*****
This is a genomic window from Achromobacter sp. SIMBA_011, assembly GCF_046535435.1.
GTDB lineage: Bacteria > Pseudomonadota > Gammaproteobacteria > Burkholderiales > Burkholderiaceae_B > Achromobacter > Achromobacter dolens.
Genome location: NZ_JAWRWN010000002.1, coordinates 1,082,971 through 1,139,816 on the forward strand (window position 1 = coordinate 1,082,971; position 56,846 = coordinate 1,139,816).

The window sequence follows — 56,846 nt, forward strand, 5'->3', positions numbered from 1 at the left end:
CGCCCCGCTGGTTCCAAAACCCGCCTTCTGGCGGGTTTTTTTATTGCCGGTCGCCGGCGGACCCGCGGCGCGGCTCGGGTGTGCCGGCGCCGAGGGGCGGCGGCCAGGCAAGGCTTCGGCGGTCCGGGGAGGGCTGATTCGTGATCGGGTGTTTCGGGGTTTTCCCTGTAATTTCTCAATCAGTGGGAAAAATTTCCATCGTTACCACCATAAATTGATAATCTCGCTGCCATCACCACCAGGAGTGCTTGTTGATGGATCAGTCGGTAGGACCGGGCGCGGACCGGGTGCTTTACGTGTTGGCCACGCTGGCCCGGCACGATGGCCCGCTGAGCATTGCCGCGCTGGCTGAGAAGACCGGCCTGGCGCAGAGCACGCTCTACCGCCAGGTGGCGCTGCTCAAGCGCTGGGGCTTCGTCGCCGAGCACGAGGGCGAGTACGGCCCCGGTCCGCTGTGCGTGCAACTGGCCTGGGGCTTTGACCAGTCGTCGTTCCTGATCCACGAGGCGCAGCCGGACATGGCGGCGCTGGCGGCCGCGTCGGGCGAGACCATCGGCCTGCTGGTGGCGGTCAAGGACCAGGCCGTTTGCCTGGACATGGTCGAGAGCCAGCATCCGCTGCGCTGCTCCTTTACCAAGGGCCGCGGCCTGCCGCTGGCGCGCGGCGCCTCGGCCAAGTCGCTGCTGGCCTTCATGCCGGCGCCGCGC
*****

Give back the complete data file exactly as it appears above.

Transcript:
This is a genomic window from Achromobacter sp. SIMBA_011, assembly GCF_046535435.1.
GTDB lineage: Bacteria > Pseudomonadota > Gammaproteobacteria > Burkholderiales > Burkholderiaceae_B > Achromobacter > Achromobacter dolens.
Genome location: NZ_JAWRWN010000002.1, coordinates 1,082,971 through 1,139,816 on the forward strand (window position 1 = coordinate 1,082,971; position 56,846 = coordinate 1,139,816).

The window sequence follows — 56,846 nt, forward strand, 5'->3', positions numbered from 1 at the left end:
CGCCCCGCTGGTTCCAAAACCCGCCTTCTGGCGGGTTTTTTTATTGCCGGTCGCCGGCGGACCCGCGGCGCGGCTCGGGTGTGCCGGCGCCGAGGGGCGGCGGCCAGGCAAGGCTTCGGCGGTCCGGGGAGGGCTGATTCGTGATCGGGTGTTTCGGGGTTTTCCCTGTAATTTCTCAATCAGTGGGAAAAATTTCCATCGTTACCACCATAAATTGATAATCTCGCTGCCATCACCACCAGGAGTGCTTGTTGATGGATCAGTCGGTAGGACCGGGCGCGGACCGGGTGCTTTACGTGTTGGCCACGCTGGCCCGGCACGATGGCCCGCTGAGCATTGCCGCGCTGGCTGAGAAGACCGGCCTGGCGCAGAGCACGCTCTACCGCCAGGTGGCGCTGCTCAAGCGCTGGGGCTTCGTCGCCGAGCACGAGGGCGAGTACGGCCCCGGTCCGCTGTGCGTGCAACTGGCCTGGGGCTTTGACCAGTCGTCGTTCCTGATCCACGAGGCGCAGCCGGACATGGCGGCGCTGGCGGCCGCGTCGGGCGAGACCATCGGCCTGCTGGTGGCGGTCAAGGACCAGGCCGTTTGCCTGGACATGGTCGAGAGCCAGCATCCGCTGCGCTGCTCCTTTACCAAGGGCCGCGGCCTGCCGCTGGCGCGCGGCGCCTCGGCCAAGTCGCTGCTGGCCTTCATGCCGGCGCCGCGC